"I'm not sure a story on the problems would be positive."
These words come straight from the mouth of Jeremy Dick, the man in charge of a program put forth by Boston's Mayor Menino in 2007, which promised to plant 100,000 trees in Boston by 2020. This was an aspiring plan in its nascence. Increasing the verdance of Boston's landscape would underscore the beauty that is already alive in the city's old architecture, naturally amplifying its aesthetic. However, this only the icing on the cake when it comes to the benefits that Bostonians will enjoy if this project proves successful. Planting trees is a fantastic way to increase air quality by reducing the content of carbon dioxide in the air, as well as by providing cooling shade to buildings and side walks, and control the flow of stormwater runoff.
When you lay the plan out in terms of the benefits that abound from something as simple and wholesome as planting a tree, there's no question that Menino's initiative sounds like a smart goal for the city. But, is it SMART?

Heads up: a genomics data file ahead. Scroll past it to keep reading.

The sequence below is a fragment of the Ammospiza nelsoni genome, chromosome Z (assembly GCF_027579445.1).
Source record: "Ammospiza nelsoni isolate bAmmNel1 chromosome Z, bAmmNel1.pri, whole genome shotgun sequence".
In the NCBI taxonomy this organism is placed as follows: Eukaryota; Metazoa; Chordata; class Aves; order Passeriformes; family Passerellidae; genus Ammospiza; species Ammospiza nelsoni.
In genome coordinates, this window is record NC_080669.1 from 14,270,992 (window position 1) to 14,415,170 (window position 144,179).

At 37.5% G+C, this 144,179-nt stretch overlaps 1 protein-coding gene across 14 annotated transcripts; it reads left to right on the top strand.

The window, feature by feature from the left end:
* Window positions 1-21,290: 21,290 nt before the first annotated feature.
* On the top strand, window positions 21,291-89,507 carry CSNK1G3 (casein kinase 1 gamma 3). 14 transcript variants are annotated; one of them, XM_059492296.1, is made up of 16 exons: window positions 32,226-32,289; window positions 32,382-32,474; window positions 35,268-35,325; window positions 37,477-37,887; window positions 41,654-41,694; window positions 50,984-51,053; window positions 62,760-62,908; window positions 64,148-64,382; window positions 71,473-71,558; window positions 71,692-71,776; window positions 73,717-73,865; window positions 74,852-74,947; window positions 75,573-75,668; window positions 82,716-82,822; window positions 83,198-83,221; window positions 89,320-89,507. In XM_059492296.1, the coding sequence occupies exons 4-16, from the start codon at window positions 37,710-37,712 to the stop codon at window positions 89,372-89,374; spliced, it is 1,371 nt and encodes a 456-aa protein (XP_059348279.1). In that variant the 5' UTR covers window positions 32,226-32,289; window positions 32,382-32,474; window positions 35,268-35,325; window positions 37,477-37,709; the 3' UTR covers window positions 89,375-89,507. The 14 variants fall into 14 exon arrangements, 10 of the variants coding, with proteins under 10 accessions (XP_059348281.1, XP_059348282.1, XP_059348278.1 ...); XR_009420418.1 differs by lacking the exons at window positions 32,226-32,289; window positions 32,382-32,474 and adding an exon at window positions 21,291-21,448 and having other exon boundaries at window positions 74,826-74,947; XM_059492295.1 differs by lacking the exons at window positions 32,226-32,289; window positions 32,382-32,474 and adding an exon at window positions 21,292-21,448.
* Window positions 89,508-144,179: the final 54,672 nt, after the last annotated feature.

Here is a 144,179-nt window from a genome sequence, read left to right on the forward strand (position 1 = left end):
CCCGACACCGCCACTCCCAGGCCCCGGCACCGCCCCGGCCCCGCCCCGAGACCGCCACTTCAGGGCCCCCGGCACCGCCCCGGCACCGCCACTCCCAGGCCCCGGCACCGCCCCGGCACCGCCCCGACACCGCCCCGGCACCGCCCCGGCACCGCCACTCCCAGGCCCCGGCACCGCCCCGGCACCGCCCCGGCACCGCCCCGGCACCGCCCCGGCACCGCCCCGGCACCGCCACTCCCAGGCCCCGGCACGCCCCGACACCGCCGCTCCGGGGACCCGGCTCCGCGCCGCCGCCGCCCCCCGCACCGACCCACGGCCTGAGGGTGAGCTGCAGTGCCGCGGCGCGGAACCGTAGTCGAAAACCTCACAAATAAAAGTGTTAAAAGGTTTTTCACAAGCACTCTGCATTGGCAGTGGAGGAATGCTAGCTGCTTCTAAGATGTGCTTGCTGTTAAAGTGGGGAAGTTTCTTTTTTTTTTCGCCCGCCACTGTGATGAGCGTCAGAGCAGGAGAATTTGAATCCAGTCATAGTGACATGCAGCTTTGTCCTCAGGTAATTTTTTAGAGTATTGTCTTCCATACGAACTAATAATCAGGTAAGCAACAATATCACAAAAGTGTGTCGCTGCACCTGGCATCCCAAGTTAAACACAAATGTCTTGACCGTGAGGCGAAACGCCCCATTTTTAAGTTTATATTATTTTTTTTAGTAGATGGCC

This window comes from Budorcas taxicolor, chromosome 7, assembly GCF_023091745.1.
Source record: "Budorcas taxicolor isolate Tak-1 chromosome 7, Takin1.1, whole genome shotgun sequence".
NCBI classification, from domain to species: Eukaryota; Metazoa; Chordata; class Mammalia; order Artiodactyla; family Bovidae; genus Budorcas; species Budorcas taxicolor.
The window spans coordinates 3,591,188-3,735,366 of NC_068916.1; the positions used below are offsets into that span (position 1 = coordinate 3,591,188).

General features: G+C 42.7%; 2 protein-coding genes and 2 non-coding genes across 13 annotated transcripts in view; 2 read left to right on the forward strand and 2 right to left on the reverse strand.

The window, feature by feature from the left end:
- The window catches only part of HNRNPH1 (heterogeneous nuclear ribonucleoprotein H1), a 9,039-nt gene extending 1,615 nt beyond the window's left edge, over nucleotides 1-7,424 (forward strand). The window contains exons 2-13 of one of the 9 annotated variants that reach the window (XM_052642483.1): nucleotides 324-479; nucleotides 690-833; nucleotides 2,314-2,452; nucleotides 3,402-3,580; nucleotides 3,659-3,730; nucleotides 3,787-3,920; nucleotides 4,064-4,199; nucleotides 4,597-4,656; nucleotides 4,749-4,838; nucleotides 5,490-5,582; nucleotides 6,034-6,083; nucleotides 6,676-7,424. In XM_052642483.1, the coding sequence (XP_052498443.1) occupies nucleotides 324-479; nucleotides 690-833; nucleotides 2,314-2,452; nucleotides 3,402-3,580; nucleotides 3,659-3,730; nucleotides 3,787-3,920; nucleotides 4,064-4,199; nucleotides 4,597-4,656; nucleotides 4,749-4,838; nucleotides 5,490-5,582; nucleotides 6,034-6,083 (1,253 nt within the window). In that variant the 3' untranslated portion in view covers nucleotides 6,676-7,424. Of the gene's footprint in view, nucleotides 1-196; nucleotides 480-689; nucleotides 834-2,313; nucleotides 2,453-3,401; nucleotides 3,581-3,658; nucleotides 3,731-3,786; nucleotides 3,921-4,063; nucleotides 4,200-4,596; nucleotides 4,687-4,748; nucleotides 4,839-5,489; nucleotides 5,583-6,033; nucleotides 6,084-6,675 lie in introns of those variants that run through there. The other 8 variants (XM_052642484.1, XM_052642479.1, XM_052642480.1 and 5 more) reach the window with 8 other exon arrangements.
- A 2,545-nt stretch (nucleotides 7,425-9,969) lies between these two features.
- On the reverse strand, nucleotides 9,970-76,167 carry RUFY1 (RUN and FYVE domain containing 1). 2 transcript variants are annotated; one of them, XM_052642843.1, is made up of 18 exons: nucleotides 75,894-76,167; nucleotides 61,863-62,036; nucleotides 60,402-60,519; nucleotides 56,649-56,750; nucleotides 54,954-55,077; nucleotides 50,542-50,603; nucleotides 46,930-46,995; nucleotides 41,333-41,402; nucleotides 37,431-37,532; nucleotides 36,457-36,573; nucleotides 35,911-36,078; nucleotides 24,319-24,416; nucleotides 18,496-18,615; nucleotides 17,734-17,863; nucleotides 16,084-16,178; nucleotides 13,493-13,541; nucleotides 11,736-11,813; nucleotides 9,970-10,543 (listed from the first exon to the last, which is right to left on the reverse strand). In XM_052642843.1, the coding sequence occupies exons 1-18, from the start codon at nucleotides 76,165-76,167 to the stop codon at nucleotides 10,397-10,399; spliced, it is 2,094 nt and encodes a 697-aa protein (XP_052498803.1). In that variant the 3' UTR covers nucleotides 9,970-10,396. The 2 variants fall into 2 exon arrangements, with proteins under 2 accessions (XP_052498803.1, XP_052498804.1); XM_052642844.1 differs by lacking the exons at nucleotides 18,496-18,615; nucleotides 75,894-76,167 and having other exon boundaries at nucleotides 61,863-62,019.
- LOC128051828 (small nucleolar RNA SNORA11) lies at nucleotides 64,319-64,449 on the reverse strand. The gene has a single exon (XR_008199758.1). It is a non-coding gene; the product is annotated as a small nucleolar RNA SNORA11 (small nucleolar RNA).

That is, is this tree planting program Spefic? Is it Measurable? Attainable? Is it Realistic and can it be completed in the amount of Time that is allowed for it? In the planning stages, the goal seems to satisfy those general requirements. Menino's plan called for 100,000 trees (Measurable) to be planted in the Boston metropolitan area (Specific) by 2020. He allowed some thirteen years for the plan to come to fruition and set a person in charge of the project. This could reasonably be expected to satisfy the final three requirements that the goal be realistic, achievable, and timely.